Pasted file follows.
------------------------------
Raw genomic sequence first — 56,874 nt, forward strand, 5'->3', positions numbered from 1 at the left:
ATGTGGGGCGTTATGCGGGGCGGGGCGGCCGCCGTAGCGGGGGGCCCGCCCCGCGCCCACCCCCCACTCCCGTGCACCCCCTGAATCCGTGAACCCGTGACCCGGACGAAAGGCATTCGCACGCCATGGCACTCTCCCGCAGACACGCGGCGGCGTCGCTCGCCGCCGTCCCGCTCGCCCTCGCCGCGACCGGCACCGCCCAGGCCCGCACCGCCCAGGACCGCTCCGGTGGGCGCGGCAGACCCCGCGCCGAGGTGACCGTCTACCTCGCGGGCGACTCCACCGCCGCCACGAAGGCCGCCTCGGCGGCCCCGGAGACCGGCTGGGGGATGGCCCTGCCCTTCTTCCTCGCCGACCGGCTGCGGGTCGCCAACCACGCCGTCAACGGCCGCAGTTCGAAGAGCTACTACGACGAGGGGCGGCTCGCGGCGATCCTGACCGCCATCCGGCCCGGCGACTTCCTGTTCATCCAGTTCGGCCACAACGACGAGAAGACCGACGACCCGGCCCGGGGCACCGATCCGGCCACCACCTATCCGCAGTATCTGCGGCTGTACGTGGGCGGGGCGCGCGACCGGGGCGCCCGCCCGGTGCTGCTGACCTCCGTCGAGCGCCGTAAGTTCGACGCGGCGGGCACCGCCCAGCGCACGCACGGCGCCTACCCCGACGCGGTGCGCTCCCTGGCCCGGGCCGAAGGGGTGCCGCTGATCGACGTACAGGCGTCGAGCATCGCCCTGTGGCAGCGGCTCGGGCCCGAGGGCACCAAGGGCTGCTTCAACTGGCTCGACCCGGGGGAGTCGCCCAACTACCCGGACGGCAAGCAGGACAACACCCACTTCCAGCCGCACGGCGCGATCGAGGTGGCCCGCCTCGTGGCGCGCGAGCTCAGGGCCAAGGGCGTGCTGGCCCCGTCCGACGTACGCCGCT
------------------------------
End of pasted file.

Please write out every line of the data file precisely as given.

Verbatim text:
Raw genomic sequence first — 56,874 nt, forward strand, 5'->3', positions numbered from 1 at the left:
ATGTGGGGCGTTATGCGGGGCGGGGCGGCCGCCGTAGCGGGGGGCCCGCCCCGCGCCCACCCCCCACTCCCGTGCACCCCCTGAATCCGTGAACCCGTGACCCGGACGAAAGGCATTCGCACGCCATGGCACTCTCCCGCAGACACGCGGCGGCGTCGCTCGCCGCCGTCCCGCTCGCCCTCGCCGCGACCGGCACCGCCCAGGCCCGCACCGCCCAGGACCGCTCCGGTGGGCGCGGCAGACCCCGCGCCGAGGTGACCGTCTACCTCGCGGGCGACTCCACCGCCGCCACGAAGGCCGCCTCGGCGGCCCCGGAGACCGGCTGGGGGATGGCCCTGCCCTTCTTCCTCGCCGACCGGCTGCGGGTCGCCAACCACGCCGTCAACGGCCGCAGTTCGAAGAGCTACTACGACGAGGGGCGGCTCGCGGCGATCCTGACCGCCATCCGGCCCGGCGACTTCCTGTTCATCCAGTTCGGCCACAACGACGAGAAGACCGACGACCCGGCCCGGGGCACCGATCCGGCCACCACCTATCCGCAGTATCTGCGGCTGTACGTGGGCGGGGCGCGCGACCGGGGCGCCCGCCCGGTGCTGCTGACCTCCGTCGAGCGCCGTAAGTTCGACGCGGCGGGCACCGCCCAGCGCACGCACGGCGCCTACCCCGACGCGGTGCGCTCCCTGGCCCGGGCCGAAGGGGTGCCGCTGATCGACGTACAGGCGTCGAGCATCGCCCTGTGGCAGCGGCTCGGGCCCGAGGGCACCAAGGGCTGCTTCAACTGGCTCGACCCGGGGGAGTCGCCCAACTACCCGGACGGCAAGCAGGACAACACCCACTTCCAGCCGCACGGCGCGATCGAGGTGGCCCGCCTCGTGGCGCGCGAGCTCAGGGCCAAGGGCGTGCTGGCCCCGTCCGACGTACGCCGCT